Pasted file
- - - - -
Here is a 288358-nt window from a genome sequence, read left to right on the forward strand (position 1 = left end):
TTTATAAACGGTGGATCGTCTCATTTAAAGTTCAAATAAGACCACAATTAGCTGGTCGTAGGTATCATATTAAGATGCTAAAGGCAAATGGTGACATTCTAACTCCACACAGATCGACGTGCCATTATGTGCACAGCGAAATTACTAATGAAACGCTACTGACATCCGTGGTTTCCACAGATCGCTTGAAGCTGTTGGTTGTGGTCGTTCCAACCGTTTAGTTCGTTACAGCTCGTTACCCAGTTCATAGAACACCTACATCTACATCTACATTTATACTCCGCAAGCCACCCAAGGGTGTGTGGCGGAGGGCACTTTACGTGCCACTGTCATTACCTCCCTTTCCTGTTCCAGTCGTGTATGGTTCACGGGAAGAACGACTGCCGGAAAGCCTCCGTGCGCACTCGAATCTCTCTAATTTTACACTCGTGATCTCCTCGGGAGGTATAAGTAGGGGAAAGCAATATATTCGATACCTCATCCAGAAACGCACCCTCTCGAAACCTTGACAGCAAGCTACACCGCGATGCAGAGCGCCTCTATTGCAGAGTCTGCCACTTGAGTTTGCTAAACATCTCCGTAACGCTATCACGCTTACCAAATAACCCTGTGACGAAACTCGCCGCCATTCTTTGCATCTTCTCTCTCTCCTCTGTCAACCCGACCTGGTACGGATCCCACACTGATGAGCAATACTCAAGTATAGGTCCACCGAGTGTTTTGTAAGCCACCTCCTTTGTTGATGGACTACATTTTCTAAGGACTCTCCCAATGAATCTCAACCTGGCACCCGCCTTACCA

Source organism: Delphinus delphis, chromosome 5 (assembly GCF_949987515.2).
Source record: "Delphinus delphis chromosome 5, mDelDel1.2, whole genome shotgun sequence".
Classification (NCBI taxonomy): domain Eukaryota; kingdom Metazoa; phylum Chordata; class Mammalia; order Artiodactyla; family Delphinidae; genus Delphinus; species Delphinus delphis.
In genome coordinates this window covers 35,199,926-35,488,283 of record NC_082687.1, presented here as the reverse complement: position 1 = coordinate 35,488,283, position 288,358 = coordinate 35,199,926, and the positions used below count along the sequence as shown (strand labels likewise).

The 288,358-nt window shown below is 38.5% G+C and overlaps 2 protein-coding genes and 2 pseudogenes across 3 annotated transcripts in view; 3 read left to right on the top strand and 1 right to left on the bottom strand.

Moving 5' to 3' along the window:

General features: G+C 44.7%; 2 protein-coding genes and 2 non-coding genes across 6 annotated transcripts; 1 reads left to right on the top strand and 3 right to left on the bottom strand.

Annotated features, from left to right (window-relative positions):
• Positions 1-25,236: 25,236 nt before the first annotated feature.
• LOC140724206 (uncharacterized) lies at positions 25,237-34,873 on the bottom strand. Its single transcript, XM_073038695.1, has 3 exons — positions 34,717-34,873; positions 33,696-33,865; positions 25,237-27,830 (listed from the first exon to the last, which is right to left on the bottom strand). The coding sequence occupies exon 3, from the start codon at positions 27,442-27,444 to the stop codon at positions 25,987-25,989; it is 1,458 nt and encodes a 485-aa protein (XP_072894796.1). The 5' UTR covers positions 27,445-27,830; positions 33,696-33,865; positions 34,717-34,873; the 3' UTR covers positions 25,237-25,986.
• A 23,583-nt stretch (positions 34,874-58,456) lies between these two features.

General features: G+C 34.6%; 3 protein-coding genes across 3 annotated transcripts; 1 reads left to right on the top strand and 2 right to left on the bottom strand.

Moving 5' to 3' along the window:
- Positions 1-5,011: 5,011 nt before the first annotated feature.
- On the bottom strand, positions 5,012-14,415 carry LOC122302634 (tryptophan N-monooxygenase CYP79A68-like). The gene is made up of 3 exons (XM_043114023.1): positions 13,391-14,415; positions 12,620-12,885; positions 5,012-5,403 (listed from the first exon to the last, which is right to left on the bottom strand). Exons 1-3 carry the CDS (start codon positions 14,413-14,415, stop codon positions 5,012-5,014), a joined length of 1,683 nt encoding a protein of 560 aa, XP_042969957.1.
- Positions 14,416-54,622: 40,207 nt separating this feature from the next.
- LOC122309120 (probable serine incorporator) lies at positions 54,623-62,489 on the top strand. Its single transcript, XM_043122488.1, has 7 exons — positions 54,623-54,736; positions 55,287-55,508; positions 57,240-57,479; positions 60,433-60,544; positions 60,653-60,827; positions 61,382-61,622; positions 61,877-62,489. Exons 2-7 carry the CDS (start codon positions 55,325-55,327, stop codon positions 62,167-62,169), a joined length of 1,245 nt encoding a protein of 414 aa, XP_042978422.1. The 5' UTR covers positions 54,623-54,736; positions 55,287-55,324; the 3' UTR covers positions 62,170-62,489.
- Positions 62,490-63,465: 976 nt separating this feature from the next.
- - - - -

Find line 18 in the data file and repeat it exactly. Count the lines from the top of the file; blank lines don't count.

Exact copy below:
- Positions 14,416-54,622: 40,207 nt separating this feature from the next.